While it may be only 90 shopping days to Christmas a number of employment law changes took effect on 1 October 2014 which may give little or no time to employers or HR professionals for shopping!
Family friendly legislation
While the new shared parental leave regulations will only apply to children whose expected week of childbirth is 5 April 2015, qualifying employees (and qualifying agency workers) now have a right to take unpaid time off work to attend up to two ante-natal appointments with a pregnant woman with whom they have a ‘qualifying relationship’.
The right is not confined to married parents, but is available to a pregnant woman’s husband, civil partner or partner (including same-sex partners), the father or parent of the pregnant woman’s child, and intended parents in a surrogacy situation who meet specified conditions. In the case of qualifying adoptive parents their right to attend adoption appointments in respect of a child placed with them for adoption does not come into force until 5 April 2015.
The BIS has published an Employers’ Technical Guide to Shared Parental Leave and Pay to assist employers implementing policies on shared parental leave and pay. If they have not already done so employers should be updating their family leave policies to reflect the new legislation.
National Minimum Wage (NMW)
The rate for workers aged 21 and over has increased from £6.31 to £6.50. The new NMW rate for 18 to 20 year olds is £5.13, the new NMW rate for those under 18 is £3.79 and the NMW new rate for apprentices is £2.73.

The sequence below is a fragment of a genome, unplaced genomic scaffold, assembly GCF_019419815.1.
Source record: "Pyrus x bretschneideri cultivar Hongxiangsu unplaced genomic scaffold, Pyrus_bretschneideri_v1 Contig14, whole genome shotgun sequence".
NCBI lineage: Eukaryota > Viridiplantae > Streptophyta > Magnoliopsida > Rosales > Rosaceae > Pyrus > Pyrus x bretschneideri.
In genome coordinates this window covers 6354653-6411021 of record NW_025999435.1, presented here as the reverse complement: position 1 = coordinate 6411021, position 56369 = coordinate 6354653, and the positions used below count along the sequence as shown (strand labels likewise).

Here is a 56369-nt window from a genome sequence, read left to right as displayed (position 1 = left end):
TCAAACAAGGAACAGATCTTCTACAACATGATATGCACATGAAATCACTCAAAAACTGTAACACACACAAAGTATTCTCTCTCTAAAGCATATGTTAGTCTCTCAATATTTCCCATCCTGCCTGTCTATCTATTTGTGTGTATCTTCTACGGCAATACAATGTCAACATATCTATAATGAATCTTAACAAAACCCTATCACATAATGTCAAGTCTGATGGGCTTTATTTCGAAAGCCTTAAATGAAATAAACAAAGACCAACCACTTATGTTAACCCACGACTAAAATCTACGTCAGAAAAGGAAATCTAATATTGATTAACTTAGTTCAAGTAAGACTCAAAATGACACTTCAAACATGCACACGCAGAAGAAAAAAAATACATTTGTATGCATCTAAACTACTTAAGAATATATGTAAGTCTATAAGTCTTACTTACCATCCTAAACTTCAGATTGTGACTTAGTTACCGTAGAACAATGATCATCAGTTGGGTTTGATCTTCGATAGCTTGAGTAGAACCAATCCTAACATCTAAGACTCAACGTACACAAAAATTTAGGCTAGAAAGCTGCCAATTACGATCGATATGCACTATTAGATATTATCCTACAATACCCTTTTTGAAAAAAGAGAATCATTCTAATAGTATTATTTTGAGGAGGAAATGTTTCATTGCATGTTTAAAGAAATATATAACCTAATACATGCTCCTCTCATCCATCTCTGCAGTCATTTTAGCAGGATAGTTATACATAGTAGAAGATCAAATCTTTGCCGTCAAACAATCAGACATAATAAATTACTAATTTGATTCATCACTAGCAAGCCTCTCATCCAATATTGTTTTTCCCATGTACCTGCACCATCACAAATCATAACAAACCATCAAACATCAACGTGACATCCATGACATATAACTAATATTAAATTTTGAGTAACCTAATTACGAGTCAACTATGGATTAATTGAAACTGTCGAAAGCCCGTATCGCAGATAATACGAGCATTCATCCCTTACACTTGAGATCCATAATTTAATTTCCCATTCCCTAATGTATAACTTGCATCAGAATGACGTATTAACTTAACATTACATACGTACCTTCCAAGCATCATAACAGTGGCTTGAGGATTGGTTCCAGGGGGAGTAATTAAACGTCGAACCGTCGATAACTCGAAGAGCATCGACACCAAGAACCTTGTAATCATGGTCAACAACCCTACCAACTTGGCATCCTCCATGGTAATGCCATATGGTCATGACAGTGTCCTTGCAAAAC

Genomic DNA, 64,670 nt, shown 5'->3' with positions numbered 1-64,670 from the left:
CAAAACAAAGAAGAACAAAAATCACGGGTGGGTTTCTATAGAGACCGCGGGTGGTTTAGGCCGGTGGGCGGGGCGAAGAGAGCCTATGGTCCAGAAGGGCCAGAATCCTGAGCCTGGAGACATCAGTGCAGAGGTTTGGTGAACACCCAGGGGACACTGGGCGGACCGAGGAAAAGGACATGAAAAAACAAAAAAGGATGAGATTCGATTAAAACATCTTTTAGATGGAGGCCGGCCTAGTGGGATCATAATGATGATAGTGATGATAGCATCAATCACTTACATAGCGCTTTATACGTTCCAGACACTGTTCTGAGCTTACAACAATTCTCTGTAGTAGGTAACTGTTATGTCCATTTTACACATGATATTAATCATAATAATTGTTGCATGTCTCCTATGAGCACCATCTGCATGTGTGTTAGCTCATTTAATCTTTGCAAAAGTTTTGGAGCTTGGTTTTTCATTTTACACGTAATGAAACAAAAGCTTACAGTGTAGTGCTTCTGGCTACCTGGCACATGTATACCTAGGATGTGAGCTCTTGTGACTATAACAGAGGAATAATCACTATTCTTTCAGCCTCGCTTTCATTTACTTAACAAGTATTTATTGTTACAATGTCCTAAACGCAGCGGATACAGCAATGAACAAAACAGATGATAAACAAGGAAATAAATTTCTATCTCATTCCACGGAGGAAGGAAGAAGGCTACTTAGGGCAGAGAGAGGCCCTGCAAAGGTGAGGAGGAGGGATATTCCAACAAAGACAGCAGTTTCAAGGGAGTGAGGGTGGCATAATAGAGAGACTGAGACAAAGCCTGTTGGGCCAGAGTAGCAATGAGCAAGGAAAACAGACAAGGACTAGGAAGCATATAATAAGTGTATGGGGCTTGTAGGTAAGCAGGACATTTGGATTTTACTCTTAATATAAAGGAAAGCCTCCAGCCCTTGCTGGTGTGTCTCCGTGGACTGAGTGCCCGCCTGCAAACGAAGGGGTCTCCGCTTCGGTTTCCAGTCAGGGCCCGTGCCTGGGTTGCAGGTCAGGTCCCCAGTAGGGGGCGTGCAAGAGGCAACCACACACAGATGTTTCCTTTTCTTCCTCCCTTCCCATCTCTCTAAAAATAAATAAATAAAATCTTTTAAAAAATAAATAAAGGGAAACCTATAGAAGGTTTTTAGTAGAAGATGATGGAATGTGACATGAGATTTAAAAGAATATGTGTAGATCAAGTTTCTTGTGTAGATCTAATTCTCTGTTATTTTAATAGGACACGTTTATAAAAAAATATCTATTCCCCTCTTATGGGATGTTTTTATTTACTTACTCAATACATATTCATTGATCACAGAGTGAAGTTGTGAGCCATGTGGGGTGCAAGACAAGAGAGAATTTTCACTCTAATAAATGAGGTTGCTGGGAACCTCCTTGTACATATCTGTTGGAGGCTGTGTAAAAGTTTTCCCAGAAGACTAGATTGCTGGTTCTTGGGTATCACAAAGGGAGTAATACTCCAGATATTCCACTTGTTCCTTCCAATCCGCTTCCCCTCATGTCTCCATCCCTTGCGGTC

While this may well be the biggest cash increase since 2008 for low paid workers and will no doubt affect the profitability of employers who pay no more than the NMW, it is unlikely to give rise to employees on the NMW going on a spending spree in the shopping days left to Christmas!
Equal Pay Audits
Inequality of pay continues to be an issue despite attempts by various governments to reduce the gender pay gap. The introduction of mandatory equal pay audits under The Equality Act 2010 (Equal Pay Audits) Regulations 2014 SI 2014/2559 means that in respect of equal pay claims presented on or after 1 October 2014 employment tribunals are required to order employers found in breach of equal pay legislation to conduct and publish equal pay audits equal pay audits in certain circumstances.
This is clearly naming and shaming legislation in that the employer will be required to identify any differences in pay between men and women and the reasons for those differences; include the reasons for any potential equal pay breach identified by the audit; and set out the employer’s plan to avoid breaches occurring or continuing.
Micro-businesses which are defined as a business that has fewer than 10 employees and “new businesses” will be exempt from the new rules, although in the case of new businesses the situation is more complex in that such businesses will not be exempt if the employer has within 6 months of starting the new business carried on another business that consists of activities which are the same as those being carried on by the new business, or where there has been a transfer of a business and the transferring party ceased to carry on the relevant business activity.
Where an employer fails to conduct a satisfactory equal pay audit when ordered to do so without reasonable excuse, the tribunal can order it to pay a penalty not exceeding £5,000, and may make an order specifying a new date by which it must receive a satisfactory audit which again carries a further penalty of £5,000 for non-compliance.